How To Use Storytelling In Learning & Development

READ ALSO: 7 Benefits of a Structured Workplace Mentoring Program

How To Use Storytelling In Learning & Development

By Marquie Lazaro | June 11, 2019

A good story captivates an audience emotionally. A great story introduces an audience to a new idea – and encourages them to evaluate it independently. Storytelling helps an audience paint a clear picture of a situation.

So, how can we use the power of storytelling in learning and development?

Nick Hindley, Associate Director of Performance Improvement and Innovation at PPD, a contract research organization, says, “People won’t change if they aren’t emotionally engaged. Learning is change – so an emotional connection is critical.”

In learning and development, storytelling is an effective method of teaching something new and sometimes foreign, allowing people to connect emotionally and come into a new concept without the fear of castigation. Not to mention storytelling can add a layer of credibility (and sometimes humor when needed).

Here’s how you can tell a narrative that encourages action:

Step 1: Identify the ordinary and the call to adventure. The ordinary gives context and the call to adventure ignites the storyline. Take the classic film Jurassic Park, for example, the ordinary is when we first meet Dr. Grant, who is amid an archeological dig, and the call to adventure is when John Hammond invites him to the island.

As it pertains to learning and development, this is your opportunity to set the scene for how introducing a new concept may impact your students’ career. If they can envision themselves in your storyline, it will be more powerful.

Pro tip: Data can bolster a story, so use it (but sparingly and only when it’s particularly meaningful).

Step 2: Initiate the conflict. This is where the adventure starts the story in motion. In Jurassic Park, the initiation comes when Dennis cuts the power, ensuring the dinosaurs are let loose in the park. This initiation is what sets the major test, allies and enemies into motion.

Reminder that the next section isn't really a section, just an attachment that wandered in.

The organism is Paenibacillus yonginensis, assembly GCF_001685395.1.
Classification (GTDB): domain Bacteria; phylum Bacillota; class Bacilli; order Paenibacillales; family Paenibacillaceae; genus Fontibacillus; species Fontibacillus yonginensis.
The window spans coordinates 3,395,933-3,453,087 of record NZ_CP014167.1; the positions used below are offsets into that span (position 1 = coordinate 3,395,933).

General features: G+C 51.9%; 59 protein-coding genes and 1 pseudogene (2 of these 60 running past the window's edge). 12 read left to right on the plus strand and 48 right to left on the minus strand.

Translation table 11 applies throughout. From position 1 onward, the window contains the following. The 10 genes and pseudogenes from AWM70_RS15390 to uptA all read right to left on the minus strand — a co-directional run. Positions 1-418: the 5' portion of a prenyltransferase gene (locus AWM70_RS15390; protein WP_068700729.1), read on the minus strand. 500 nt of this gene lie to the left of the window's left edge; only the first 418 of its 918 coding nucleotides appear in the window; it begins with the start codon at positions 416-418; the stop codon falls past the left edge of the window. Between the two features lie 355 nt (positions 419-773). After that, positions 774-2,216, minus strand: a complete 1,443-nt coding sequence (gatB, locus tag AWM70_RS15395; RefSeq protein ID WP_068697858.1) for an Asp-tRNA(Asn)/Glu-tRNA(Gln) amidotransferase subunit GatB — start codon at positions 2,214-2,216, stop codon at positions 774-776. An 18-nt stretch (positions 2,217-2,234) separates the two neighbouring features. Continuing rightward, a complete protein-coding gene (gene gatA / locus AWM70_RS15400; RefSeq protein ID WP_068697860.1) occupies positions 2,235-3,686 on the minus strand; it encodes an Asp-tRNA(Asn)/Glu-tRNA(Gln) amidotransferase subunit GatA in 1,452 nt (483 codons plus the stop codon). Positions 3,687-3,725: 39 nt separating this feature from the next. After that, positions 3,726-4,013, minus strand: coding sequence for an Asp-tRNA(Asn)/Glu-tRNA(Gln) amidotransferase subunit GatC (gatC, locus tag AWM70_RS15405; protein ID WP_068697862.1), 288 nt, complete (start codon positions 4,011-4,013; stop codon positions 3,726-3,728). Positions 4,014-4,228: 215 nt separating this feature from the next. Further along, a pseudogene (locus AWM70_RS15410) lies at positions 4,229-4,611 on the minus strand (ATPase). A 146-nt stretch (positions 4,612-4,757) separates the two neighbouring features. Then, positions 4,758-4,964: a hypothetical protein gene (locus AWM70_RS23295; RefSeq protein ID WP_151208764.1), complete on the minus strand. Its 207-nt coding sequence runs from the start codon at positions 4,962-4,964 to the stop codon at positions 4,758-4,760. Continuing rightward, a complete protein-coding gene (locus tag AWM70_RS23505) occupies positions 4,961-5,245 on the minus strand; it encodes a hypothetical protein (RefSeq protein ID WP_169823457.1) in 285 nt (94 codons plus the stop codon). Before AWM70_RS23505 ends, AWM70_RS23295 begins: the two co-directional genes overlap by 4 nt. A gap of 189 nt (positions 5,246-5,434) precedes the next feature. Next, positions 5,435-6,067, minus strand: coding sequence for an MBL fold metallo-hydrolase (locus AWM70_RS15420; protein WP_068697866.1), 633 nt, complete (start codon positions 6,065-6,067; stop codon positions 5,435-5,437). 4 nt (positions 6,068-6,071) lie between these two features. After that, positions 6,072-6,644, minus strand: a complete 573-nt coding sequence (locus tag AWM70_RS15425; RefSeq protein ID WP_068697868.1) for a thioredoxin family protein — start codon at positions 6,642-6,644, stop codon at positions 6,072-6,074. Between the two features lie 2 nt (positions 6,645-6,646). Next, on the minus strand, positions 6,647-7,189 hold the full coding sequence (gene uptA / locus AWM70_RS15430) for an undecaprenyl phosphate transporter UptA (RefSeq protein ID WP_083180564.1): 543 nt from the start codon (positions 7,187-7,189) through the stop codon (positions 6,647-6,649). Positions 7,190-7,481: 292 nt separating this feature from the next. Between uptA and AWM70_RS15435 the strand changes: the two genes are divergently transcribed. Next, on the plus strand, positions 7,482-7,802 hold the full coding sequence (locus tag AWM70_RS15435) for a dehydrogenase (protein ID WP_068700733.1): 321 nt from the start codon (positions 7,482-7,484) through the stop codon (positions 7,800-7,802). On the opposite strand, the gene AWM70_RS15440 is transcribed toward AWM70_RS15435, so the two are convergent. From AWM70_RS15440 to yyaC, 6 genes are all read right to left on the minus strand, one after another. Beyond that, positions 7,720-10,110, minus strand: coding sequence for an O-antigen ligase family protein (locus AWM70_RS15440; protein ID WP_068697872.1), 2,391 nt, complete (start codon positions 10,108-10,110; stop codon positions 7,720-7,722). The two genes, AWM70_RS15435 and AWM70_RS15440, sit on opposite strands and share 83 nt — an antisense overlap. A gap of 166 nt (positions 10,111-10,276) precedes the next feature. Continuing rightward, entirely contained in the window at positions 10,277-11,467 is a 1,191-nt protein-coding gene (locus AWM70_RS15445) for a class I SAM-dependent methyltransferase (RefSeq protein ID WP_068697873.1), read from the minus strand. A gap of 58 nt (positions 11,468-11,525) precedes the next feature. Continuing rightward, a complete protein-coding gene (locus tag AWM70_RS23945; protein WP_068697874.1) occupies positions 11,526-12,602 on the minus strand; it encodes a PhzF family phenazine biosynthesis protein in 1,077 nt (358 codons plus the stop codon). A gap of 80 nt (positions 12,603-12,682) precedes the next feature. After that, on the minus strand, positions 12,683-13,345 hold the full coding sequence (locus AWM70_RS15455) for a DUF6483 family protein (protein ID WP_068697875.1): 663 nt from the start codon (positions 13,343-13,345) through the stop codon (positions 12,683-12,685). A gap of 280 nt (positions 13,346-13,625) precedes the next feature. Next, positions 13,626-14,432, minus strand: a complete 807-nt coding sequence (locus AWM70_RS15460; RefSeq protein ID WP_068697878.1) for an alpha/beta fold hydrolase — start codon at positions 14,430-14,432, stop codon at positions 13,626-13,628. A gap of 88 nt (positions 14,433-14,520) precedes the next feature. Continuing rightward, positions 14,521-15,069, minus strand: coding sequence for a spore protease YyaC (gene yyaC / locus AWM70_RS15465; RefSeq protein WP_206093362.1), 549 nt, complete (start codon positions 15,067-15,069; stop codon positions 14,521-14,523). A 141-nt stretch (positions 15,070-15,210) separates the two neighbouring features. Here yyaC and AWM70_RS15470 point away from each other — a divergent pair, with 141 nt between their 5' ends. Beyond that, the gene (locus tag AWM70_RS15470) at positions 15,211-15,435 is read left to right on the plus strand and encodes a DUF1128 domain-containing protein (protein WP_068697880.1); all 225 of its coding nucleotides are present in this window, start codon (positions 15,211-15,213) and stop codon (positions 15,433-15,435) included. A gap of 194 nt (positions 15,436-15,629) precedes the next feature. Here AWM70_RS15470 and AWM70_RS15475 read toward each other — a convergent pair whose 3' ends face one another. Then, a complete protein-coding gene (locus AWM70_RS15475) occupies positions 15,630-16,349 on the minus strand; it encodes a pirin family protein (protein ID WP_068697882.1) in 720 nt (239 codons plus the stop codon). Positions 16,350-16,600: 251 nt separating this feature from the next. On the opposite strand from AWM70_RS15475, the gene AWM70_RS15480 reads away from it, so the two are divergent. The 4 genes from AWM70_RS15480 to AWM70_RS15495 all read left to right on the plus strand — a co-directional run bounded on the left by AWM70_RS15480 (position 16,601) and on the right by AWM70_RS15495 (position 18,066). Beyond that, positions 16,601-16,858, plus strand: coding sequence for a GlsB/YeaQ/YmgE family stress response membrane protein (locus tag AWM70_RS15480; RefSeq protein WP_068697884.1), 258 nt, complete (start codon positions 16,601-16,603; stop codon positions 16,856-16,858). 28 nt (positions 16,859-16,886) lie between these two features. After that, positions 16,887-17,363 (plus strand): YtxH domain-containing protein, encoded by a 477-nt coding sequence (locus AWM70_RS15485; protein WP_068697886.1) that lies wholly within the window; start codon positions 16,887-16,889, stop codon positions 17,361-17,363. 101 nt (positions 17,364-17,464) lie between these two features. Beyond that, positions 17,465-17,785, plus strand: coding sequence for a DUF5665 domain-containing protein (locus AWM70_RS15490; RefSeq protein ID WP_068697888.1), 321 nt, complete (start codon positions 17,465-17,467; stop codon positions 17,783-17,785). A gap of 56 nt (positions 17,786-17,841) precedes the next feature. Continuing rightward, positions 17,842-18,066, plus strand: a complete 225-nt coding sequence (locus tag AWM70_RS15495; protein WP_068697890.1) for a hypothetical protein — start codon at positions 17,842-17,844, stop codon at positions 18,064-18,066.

You may question the reason to enter the conflict in the classroom. But if you set your student up with a problem, they can’t solve with their current skill set, that’s how learning and development can come to the rescue. They must see why it’s important they learn what you’re teaching.

Step 3: Enter the resolution. This step has three distinct parts:

  • Reward: The knowledge and experience lead to a better understanding of the initial conflict and the ability to solve it.
  • Roadblock: This is where the subject realizes that an old way is no longer a viable option.
  • Elixir: The gained insights and lessons learned to lead to avoiding any potential problems as they arise in the future.

In our Jurassic Park example, the resolution is the power coming back on and the group reuniting. The ultimate elixir is that humans should not interfere with nature the way Hammond did.

For learning and development, your training session is the resolution. Be confident that your students will gain so much value out of it that ultimately take their career to the next level.

Your students should be clear about what they need to be successful. And they should understand how to realize that success. The key is to ask them to think about the goal and work backwards to ensure the desired outcome (and your training session is part of that plan).

A story can end one of two ways – the happy ending or the heartbreak story. Both can be used to prove a point; however, the key in both instances is to pull from relevant case studies. So, use these stories to inspire your students to become better employees – and help them get there.


READ ALSO: 7 Benefits of a Structured Workplace Mentoring Program



About the Author
Marquie Lazaro

Marquie Lazaro leads GQR’s Learning & Development program out of the Los Angeles office.

She joined GQR with extensive experience as a recruiter and top biller at a prominent global employment agency. She shifted her focus to further specialize in training and developing future generations of elite GQR talent.

Marquie graduated from the University of La Verne where she majored in Communications. In her free time, Marquie enjoys concerts and music festivals.

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